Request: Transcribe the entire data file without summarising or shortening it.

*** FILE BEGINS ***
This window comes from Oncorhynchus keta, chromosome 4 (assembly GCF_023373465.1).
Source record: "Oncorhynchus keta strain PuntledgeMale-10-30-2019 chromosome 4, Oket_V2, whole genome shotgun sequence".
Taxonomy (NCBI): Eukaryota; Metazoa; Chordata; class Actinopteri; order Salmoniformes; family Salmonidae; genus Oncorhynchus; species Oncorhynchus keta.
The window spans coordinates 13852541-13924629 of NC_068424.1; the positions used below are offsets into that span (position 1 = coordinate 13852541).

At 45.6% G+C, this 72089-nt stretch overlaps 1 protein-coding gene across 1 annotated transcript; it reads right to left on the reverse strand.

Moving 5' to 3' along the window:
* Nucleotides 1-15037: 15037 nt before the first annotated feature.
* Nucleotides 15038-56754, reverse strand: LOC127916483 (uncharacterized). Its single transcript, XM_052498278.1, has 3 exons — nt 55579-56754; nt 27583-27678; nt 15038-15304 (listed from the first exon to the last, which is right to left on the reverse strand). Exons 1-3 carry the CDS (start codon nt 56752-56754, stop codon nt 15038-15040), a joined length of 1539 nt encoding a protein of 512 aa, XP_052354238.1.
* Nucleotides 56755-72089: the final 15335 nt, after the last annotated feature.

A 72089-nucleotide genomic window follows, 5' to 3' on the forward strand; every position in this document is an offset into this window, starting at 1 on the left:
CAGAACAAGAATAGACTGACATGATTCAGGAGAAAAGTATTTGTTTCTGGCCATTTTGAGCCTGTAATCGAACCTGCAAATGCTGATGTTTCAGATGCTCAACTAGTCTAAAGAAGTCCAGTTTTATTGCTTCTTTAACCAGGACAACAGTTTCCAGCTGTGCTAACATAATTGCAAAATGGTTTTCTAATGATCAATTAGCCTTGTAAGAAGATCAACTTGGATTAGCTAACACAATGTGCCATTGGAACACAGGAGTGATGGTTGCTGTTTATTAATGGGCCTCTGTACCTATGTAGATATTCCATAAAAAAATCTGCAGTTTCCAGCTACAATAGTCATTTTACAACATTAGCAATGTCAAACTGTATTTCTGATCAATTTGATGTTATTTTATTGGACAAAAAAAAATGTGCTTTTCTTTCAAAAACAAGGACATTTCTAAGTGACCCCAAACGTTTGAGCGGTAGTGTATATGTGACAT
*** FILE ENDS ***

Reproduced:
This window comes from Oncorhynchus keta, chromosome 4 (assembly GCF_023373465.1).
Source record: "Oncorhynchus keta strain PuntledgeMale-10-30-2019 chromosome 4, Oket_V2, whole genome shotgun sequence".
Taxonomy (NCBI): Eukaryota; Metazoa; Chordata; class Actinopteri; order Salmoniformes; family Salmonidae; genus Oncorhynchus; species Oncorhynchus keta.
The window spans coordinates 13852541-13924629 of NC_068424.1; the positions used below are offsets into that span (position 1 = coordinate 13852541).

At 45.6% G+C, this 72089-nt stretch overlaps 1 protein-coding gene across 1 annotated transcript; it reads right to left on the reverse strand.

Moving 5' to 3' along the window:
* Nucleotides 1-15037: 15037 nt before the first annotated feature.
* Nucleotides 15038-56754, reverse strand: LOC127916483 (uncharacterized). Its single transcript, XM_052498278.1, has 3 exons — nt 55579-56754; nt 27583-27678; nt 15038-15304 (listed from the first exon to the last, which is right to left on the reverse strand). Exons 1-3 carry the CDS (start codon nt 56752-56754, stop codon nt 15038-15040), a joined length of 1539 nt encoding a protein of 512 aa, XP_052354238.1.
* Nucleotides 56755-72089: the final 15335 nt, after the last annotated feature.

A 72089-nucleotide genomic window follows, 5' to 3' on the forward strand; every position in this document is an offset into this window, starting at 1 on the left:
CAGAACAAGAATAGACTGACATGATTCAGGAGAAAAGTATTTGTTTCTGGCCATTTTGAGCCTGTAATCGAACCTGCAAATGCTGATGTTTCAGATGCTCAACTAGTCTAAAGAAGTCCAGTTTTATTGCTTCTTTAACCAGGACAACAGTTTCCAGCTGTGCTAACATAATTGCAAAATGGTTTTCTAATGATCAATTAGCCTTGTAAGAAGATCAACTTGGATTAGCTAACACAATGTGCCATTGGAACACAGGAGTGATGGTTGCTGTTTATTAATGGGCCTCTGTACCTATGTAGATATTCCATAAAAAAATCTGCAGTTTCCAGCTACAATAGTCATTTTACAACATTAGCAATGTCAAACTGTATTTCTGATCAATTTGATGTTATTTTATTGGACAAAAAAAAATGTGCTTTTCTTTCAAAAACAAGGACATTTCTAAGTGACCCCAAACGTTTGAGCGGTAGTGTATATGTGACAT